Columns 25.5.2018 07:29 am

Unearthing the never-ending rot at Sassa

Unearthing the never-ending rot at Sassa

The agency has elements of the corrosive state capture project and its clean-up, like at SOEs, won’t be quick.

While state capture architects have profited from state-owned enterprises, South Africa might have missed the quiet ruin of another key organ of state.

The South African Social Security Agency (Sassa), which plays the critical function of distributing social grants, has all the hallmarks of the destructive state capture project.

The industrial-scale corruption and waste of state resources under the Jacob Zuma years have confirmed the worst fears, that state organs have been captured and the 1994 promise of a state free of corruption has been betrayed.

As you may already know, the mechanics of the project look like this: establish an infrastructure of enriching a politically connected few, appoint compromised individuals to key state positions, and abuse state resources under the guise of service delivery.

A Standing Committee on Public Accounts (Scopa) hearing in Parliament this week revealed that Sassa may as well join the ranks of tainted institutions such as Eskom, Transnet, South African Airways, and the Passenger Rail Agency of SA.

“A failed entity” and “a personal piggy bank for officials” is how MPs described it, as the agency revealed irregular, fruitless and wasteful expenditure of R1.4 billion for the 2016/17 financial year. The scale of plunder was under the regime of incompetent former social development minister Bathabile Dlamini and former Sassa acting CEO Pearl Bhengu.

A breakdown of the wasteful expenditure beggars belief.

Bhengu personally signed off contracts – in a day – worth R16 million for four educational events in KwaZulu-Natal in December 2017 to “educate grant beneficiaries about the new grant system”. Only three of the educational events eventually took place.

Bhengu is said to have pushed through the contracts without verifying if any of the costs for the events were accurate.

The costs for the educational events were all below R500 000, which would require Bhengu to comply with standard tender and procurement procedures. This means she failed to comply with the Public Finance Management Amendment Act.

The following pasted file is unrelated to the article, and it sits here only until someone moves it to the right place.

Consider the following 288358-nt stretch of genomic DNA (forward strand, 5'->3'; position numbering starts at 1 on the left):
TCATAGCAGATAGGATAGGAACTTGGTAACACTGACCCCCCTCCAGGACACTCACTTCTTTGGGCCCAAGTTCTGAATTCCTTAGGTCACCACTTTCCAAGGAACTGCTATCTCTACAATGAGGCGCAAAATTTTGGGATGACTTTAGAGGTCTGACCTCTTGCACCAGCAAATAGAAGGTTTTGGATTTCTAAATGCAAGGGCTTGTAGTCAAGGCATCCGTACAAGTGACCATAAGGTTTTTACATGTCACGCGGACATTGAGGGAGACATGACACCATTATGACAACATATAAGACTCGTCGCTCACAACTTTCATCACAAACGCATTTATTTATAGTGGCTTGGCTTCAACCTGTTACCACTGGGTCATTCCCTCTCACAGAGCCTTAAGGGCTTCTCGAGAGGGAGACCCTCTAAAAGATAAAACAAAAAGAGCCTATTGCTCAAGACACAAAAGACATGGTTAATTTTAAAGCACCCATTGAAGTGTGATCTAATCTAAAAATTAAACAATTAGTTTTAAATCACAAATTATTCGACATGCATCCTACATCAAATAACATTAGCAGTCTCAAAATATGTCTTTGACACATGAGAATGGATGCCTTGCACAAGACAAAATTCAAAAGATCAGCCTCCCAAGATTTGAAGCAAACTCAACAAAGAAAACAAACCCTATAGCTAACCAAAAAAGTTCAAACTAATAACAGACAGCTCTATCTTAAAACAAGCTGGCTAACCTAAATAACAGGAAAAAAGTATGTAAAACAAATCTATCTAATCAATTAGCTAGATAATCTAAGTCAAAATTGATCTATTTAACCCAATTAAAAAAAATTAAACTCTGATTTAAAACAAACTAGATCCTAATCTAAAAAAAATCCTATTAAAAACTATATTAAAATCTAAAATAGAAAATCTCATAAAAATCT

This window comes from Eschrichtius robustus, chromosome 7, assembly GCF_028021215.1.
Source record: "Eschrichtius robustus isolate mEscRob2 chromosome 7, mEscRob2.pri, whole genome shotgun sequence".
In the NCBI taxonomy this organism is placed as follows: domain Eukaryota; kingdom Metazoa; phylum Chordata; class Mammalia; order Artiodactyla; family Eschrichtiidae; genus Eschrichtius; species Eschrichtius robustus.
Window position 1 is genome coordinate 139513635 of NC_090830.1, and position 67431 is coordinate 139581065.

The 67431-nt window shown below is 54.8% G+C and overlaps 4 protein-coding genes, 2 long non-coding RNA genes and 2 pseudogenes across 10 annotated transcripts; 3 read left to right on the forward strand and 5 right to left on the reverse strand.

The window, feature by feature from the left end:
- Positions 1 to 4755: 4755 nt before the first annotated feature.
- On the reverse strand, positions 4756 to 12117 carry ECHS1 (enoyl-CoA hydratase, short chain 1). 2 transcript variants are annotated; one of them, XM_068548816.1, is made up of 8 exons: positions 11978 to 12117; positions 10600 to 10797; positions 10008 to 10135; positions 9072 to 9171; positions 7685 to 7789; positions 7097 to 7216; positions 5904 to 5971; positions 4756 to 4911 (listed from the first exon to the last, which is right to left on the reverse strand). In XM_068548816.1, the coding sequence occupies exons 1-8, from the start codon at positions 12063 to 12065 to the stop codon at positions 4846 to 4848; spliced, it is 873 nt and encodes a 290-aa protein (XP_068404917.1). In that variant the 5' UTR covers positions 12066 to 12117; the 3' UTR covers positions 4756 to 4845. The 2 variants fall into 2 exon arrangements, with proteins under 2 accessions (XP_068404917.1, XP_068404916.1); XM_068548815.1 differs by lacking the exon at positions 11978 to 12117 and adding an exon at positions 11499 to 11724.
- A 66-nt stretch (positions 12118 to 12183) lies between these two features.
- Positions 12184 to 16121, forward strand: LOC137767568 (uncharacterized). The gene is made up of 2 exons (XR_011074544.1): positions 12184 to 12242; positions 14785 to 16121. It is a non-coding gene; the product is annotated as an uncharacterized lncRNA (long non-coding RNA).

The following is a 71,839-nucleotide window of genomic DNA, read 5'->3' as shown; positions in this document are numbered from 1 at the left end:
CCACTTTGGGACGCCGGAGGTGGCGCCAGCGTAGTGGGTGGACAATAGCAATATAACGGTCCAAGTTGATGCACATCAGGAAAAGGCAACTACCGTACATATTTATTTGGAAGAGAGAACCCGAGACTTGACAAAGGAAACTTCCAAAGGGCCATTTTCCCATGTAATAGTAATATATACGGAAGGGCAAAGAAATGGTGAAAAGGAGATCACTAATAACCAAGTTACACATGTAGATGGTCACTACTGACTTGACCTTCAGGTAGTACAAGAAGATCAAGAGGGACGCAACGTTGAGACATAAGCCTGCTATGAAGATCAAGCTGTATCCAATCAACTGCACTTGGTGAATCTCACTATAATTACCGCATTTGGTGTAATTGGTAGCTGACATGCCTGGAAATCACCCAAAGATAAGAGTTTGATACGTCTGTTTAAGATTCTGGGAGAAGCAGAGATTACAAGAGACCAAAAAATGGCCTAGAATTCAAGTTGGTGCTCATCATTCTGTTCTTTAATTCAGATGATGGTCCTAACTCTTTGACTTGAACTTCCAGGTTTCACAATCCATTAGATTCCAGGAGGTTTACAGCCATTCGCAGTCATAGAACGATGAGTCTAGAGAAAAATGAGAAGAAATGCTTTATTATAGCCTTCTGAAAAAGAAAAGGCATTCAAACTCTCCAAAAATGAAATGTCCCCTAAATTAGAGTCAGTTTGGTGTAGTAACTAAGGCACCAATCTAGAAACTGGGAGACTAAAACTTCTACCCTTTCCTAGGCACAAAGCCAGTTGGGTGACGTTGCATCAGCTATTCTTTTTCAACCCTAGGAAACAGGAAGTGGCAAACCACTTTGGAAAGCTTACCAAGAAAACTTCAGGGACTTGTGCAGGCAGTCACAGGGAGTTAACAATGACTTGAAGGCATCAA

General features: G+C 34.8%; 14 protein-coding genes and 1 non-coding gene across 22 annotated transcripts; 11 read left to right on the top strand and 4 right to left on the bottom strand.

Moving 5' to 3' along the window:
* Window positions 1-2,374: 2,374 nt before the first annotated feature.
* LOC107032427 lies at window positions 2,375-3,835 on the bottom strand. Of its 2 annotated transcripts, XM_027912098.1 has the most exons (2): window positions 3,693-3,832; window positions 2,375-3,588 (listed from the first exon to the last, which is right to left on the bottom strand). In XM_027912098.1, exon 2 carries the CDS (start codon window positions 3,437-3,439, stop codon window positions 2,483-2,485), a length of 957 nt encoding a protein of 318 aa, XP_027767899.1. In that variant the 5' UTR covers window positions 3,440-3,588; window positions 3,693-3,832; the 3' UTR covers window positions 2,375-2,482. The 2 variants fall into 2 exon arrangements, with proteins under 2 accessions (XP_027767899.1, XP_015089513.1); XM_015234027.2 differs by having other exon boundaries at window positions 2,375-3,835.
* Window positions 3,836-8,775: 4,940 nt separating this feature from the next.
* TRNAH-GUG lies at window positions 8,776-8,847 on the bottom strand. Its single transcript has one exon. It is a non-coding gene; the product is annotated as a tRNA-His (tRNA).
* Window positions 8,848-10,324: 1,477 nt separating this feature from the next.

The costs quoted by suppliers for the events:

• A marquee for R485 000;
• Flooring for R482 000;
• Chairs and ‘decor’ for R487 000;
• Catering for R493 000;
• Transport for R493 000;
• A sound system for R492 000; and
• Gifts and promotions worth R480 000

MPs suspect that the costs may have been inflated. Independent Online reported that one of Sassa’s suppliers Sweet Basil Promotions benefited from an R11 million contract despite the company’s owner being investigated for allegedly swindling the agency of R400 million.

The agency is a repeat offender.

For the 2015/16 financial year, the R3.5 million spent on security services for Dlamini and the family of her spokesperson Lumka Oliphant was flagged as irregular. It blew R42 million on the workstreams – a parallel function that was established in July 2016 and comprised of Dlamini’s handpicked advisers to investigate Sassa’s capacity to take over social grant payments from Cash Paymaster Services. The workstreams were led by Dlamini’s friend Zodwa Mvulane and were cancelled in July 2017 after National Treasury deemed them irregular expenditure.

Bhengu is no longer the acting Sassa CEO but remains within the agency in KwaZulu-Natal, while Dlamini was shifted to the women’s ministry in the presidency. Their exits don’t absolve them from accountability as both have been called to appear before Scopa for their affinity with splashing taxpayers’ money.

Former acting Sassa CEO Pearl Bhengu. Picture: Kopano Tlape, GCIS

Then minister of social development Bathabile Dlamini during the inquiry into the her role in the social grants crisis as per the Constitutional Court order at the office of the Chief Justice in Midrand on 22 January 2018. Picture: Neil McCartney

Like compromised state-owned companies, Sassa has become a toxic network with Dlamini’s friends (Bhengu and Mvulane) appointed to key positions. Mismanagement of the agency also compromised service delivery. Sassa can no longer run itself as it has to be supervised by the Constitutional Court to ensure that it functions properly and avoids a social grants crisis.

Much is at stake if grant payments to 10.7 million beneficiaries are delayed; SA would descend into social unrest, and the livelihoods of recipients, who are already facing the brunt of government’s service delivery failures, would be in jeopardy.

A clean-up is under way at Sassa, with new social development minister Susan Shabangu promising to “deal with individuals” who engineered the mess. It will be foolhardy of us to expect quick fixes as individuals that did the behind-the-scenes work for Dlamini and Bhengu are still at Sassa.

In politics and the business of governing, words are hollow, but action speaks volumes.

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